One of the inseparable features of human beings is making mistakes, and our characteristics have been defined by them. One of the heated debates in this realm is associated with the question of when is the proper time to correct the teacher’s error. Many people adhere to the view that the best time is the exact moment that the misstatement was made, while others suppose that interrupting a speaker is not ethical. I firmly believe we should not speak in the middle of the speech, and we have to wait to talk about it later. In what follows, I will cogently pinpoint my most conspicuous reasons to justify my point of view.
The first exquisite point to be mentioned is that interrupting the lecturer might distract him so that he would not be able to continue what he was speaking about. We all have experienced such situations that although we were fully dominate over the subject during a speech, after being interrupted, we could not concentrate on the presentation anymore. My personal experience is a compelling example of this. About a year ago, I was talking about a project in a class as a teaching assistant, and I mistakenly missed a major point. Immediately, one of the students started shouting the missed point. However I acknowledged his useful statement, I forgot what I was going to say, so I had to dismiss the class.
The second equally significant point to be mentioned is that sometimes we suppose the teacher has made a slip while he did not. This is because we probably did not fully understand the topic due to not paying adequate attention to him. In these situations, the teacher would say that we were not listening to him, so we will get embarrassed. For instance, a year ago, in the Computer Networks class, one of my friends stopped the teacher to correct him. The teacher then got furious, then he started giving another lecture advising him to listen to the class, be more patient, and stop being so arrogant. He was so embarrassed that he left the class, and did not return for several sessions.
In brief, contemplating all the aforementioned reasons, one soon realizes that speaking in the middle of somebody’s lecture is not the best idea. Not only it is considered rude in most cultures, but also this attitude makes him/her lose focus and not be able to continue the rest of the lecture. Plus, we might mistakenly assume he/she committed a mistake, so we will be humiliated in front of our friends.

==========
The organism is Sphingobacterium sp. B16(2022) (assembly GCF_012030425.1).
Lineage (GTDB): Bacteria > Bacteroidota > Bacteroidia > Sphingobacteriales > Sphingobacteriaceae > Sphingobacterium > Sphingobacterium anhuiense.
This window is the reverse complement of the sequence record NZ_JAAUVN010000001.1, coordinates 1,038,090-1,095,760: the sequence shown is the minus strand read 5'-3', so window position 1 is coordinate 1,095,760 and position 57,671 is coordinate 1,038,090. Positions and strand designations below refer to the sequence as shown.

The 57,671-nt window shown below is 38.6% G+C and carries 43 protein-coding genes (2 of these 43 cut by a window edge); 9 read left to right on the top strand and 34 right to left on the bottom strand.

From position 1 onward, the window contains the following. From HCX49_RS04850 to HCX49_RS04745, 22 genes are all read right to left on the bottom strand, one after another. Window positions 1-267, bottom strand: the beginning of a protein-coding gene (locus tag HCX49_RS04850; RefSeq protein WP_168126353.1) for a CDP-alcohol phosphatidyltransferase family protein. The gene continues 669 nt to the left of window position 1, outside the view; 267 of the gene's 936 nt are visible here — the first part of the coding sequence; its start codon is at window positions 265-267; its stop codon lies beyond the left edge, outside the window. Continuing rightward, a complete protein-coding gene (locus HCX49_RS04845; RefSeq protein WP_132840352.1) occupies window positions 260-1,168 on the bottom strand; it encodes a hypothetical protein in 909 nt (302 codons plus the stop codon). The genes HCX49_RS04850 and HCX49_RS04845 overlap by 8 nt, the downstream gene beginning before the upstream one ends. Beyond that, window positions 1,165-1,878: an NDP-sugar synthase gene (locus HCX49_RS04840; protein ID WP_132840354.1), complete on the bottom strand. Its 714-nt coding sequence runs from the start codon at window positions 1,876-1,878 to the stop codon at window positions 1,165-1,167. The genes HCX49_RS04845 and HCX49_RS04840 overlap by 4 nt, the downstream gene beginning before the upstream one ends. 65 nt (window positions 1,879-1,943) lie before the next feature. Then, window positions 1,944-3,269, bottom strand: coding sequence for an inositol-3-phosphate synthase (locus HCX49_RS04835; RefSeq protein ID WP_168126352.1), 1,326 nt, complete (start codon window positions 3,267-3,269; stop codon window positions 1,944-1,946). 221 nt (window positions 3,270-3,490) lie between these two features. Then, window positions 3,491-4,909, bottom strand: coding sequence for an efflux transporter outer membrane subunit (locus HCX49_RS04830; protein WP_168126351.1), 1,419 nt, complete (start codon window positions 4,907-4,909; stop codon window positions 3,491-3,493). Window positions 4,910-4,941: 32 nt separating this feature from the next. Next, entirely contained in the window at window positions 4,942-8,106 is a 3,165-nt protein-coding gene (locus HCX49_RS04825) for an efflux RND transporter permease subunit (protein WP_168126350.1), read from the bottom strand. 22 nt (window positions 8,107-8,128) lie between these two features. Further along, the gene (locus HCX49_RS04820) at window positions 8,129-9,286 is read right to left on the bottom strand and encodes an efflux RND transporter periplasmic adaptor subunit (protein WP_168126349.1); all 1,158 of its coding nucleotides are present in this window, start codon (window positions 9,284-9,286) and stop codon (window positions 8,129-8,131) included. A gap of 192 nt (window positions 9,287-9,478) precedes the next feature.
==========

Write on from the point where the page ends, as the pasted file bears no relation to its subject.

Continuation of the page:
- Summarize the pint made in the lecture, being sure to explain how they cast doubt on the specific theories discussed in the reading passage.As early as twelfth century A.D., the settlements of Chaco Canyon in New Mexico in the American Southwest were nota 3
- Do you agree or disagree with the following statement?In the past it was easier to identify what type of career or job would lead to a secure, successful future.Use specific reasons and examples to support your answer. 76
- Do you agree or disagree with the following statements? For the successful development of a country, it is more important for a government to spend money on the education of very young children (five to ten years old) than to spend money on universities. 76
- Do you agree or disagree with the following statement To improve the quality of education universities should spend more money on salaries for university professors 60
- Do you agree or disagree with the following statement Leadership comes naturally one cannot learn to be a leader Use specific reasons and examples to support your answer 82
Grammar and spelling errors:
Line 3, column 233, Rule ID: BEEN_PART_AGREEMENT
Message: Consider using a past participle here: 'dominated'.
... situations that although we were fully dominate over the subject during a speech, after...
Line 3, column 602, Rule ID: SENT_START_CONJUNCTIVE_LINKING_ADVERB_COMMA
Message: Did you forget a comma after a conjunctive/linking adverb?
...ents started shouting the missed point. However I acknowledged his useful statement, I ...
Transition Words or Phrases used:
also, but, first, however, if, second, so, then, while, for instance, in brief, speaking about, talking about
Attributes: Values AverageValues Percentages(Values/AverageValues)% => Comments